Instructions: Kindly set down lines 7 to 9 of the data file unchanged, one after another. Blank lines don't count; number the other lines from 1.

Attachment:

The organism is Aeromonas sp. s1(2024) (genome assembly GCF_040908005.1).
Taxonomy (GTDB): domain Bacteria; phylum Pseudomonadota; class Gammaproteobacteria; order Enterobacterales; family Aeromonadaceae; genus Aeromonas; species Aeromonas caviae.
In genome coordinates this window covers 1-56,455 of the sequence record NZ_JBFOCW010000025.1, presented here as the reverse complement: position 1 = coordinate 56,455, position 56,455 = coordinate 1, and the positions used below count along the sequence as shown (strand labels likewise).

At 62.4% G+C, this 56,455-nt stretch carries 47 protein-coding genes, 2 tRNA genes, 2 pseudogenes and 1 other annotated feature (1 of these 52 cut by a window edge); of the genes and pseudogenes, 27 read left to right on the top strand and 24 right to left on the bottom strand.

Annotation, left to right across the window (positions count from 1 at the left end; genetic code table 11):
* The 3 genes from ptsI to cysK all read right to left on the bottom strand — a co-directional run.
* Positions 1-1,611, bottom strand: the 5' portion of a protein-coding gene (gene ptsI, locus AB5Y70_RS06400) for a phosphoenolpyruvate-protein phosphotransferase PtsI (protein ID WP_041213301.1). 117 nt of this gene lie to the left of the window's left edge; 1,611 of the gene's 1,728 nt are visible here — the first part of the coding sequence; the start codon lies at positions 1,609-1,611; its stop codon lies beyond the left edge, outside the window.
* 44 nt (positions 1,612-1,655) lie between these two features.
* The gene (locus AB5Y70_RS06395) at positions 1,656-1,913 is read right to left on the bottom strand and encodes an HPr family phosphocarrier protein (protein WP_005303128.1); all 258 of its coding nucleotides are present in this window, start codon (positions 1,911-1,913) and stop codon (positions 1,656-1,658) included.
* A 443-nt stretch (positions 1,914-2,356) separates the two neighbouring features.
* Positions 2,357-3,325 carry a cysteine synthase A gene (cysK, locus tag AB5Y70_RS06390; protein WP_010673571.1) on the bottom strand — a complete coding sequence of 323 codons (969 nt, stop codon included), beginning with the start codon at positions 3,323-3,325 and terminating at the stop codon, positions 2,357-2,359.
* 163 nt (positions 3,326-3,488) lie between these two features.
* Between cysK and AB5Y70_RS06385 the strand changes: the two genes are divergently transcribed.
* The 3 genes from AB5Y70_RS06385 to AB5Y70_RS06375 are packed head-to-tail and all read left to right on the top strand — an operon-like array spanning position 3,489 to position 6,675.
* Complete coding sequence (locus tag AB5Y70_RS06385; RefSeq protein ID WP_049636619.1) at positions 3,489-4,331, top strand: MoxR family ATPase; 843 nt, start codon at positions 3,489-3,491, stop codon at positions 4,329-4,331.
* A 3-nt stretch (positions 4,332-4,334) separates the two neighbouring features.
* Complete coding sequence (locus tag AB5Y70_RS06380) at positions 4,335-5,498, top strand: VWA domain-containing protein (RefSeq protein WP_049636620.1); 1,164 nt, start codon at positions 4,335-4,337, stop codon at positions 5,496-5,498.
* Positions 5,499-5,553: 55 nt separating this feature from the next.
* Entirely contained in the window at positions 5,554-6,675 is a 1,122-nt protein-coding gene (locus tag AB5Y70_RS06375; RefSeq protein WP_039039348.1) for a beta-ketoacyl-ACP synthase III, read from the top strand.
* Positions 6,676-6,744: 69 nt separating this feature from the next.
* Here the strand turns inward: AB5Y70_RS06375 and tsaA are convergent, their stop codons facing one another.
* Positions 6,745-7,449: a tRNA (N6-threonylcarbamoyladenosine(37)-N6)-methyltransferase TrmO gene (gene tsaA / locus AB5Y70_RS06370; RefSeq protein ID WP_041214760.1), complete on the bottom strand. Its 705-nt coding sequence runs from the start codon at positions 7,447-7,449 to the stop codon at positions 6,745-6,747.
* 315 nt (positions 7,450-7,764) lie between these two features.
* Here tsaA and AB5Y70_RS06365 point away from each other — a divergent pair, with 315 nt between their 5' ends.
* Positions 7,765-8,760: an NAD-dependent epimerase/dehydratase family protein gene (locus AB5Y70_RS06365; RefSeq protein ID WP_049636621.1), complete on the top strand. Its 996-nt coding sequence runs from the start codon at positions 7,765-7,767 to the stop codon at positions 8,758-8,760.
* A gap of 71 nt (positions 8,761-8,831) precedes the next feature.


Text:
* Positions 1-1,611, bottom strand: the 5' portion of a protein-coding gene (gene ptsI, locus AB5Y70_RS06400) for a phosphoenolpyruvate-protein phosphotransferase PtsI (protein ID WP_041213301.1). 117 nt of this gene lie to the left of the window's left edge; 1,611 of the gene's 1,728 nt are visible here — the first part of the coding sequence; the start codon lies at positions 1,609-1,611; its stop codon lies beyond the left edge, outside the window.
* 44 nt (positions 1,612-1,655) lie between these two features.
* The gene (locus AB5Y70_RS06395) at positions 1,656-1,913 is read right to left on the bottom strand and encodes an HPr family phosphocarrier protein (protein WP_005303128.1); all 258 of its coding nucleotides are present in this window, start codon (positions 1,911-1,913) and stop codon (positions 1,656-1,658) included.